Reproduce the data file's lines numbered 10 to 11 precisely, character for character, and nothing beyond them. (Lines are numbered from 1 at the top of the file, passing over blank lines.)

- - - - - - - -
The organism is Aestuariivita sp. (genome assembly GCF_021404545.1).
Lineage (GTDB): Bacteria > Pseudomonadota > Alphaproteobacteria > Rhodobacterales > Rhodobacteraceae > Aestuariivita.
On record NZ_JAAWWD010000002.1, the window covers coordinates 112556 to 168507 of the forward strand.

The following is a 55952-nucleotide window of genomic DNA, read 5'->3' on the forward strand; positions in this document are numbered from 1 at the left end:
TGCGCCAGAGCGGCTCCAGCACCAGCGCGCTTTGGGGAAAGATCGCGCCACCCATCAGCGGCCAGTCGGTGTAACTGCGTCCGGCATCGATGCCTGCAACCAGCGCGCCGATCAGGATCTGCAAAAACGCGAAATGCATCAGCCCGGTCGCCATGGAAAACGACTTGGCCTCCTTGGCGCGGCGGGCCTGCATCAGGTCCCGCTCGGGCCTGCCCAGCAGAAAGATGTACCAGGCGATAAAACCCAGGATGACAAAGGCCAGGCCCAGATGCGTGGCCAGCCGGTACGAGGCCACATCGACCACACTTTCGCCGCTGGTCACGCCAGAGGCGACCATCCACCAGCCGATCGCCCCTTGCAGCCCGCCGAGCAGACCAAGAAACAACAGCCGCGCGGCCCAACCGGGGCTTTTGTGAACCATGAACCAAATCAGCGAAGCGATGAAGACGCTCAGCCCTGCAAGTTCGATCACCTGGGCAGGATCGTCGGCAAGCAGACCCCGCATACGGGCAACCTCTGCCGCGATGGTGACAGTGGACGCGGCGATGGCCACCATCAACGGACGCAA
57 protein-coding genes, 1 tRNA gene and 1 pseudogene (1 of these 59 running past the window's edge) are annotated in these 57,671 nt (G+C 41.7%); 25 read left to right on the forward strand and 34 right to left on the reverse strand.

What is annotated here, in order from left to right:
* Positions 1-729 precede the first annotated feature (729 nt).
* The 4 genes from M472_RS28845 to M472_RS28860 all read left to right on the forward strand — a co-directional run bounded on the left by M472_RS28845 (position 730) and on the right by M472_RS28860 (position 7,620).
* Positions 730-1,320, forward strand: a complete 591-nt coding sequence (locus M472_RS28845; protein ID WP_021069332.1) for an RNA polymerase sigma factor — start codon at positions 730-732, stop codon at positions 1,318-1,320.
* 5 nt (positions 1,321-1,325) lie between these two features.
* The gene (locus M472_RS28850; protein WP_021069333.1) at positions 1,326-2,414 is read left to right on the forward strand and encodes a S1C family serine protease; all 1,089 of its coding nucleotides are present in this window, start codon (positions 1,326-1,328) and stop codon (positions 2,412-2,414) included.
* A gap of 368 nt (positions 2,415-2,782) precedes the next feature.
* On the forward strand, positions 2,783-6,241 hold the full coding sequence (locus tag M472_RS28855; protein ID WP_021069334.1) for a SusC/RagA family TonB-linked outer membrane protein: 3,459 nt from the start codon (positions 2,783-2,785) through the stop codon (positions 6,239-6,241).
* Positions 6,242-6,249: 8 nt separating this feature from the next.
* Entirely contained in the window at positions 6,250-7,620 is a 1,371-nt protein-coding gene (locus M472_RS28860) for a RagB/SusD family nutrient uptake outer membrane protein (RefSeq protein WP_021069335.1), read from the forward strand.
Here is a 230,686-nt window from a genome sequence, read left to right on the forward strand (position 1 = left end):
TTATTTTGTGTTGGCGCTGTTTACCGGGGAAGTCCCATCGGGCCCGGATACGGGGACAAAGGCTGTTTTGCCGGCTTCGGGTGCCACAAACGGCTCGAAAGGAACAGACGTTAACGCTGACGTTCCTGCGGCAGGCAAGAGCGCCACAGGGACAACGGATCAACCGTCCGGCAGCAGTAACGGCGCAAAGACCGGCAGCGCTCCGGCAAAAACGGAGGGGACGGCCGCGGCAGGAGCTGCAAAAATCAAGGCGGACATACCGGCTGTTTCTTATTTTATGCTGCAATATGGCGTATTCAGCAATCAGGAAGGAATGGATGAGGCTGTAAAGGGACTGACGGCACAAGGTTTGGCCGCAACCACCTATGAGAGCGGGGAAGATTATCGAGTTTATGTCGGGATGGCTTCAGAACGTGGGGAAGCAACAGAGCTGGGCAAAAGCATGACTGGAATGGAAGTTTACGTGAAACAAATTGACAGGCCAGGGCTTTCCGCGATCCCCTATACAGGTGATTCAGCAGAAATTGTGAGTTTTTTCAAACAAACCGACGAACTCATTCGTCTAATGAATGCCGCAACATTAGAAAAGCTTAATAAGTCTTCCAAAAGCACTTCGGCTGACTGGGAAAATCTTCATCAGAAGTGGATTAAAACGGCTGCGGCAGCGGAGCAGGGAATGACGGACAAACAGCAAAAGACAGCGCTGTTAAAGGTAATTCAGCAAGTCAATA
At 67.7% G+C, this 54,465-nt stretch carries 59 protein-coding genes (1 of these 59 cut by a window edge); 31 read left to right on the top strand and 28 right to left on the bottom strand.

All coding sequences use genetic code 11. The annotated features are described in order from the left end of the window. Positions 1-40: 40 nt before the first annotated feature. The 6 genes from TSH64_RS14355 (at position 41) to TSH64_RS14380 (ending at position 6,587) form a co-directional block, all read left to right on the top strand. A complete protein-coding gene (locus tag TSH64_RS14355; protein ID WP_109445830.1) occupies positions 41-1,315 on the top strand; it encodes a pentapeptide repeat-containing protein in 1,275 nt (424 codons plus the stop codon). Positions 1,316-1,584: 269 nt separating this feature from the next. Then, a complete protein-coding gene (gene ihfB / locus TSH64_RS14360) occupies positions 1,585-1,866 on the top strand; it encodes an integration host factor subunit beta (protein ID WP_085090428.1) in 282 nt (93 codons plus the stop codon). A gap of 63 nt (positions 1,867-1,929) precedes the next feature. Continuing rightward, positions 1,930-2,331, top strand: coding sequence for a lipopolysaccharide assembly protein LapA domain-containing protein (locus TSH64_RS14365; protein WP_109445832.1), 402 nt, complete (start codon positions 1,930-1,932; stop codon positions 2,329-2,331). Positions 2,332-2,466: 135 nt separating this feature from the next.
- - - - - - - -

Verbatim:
* Positions 730-1,320, forward strand: a complete 591-nt coding sequence (locus M472_RS28845; protein ID WP_021069332.1) for an RNA polymerase sigma factor — start codon at positions 730-732, stop codon at positions 1,318-1,320.
* 5 nt (positions 1,321-1,325) lie between these two features.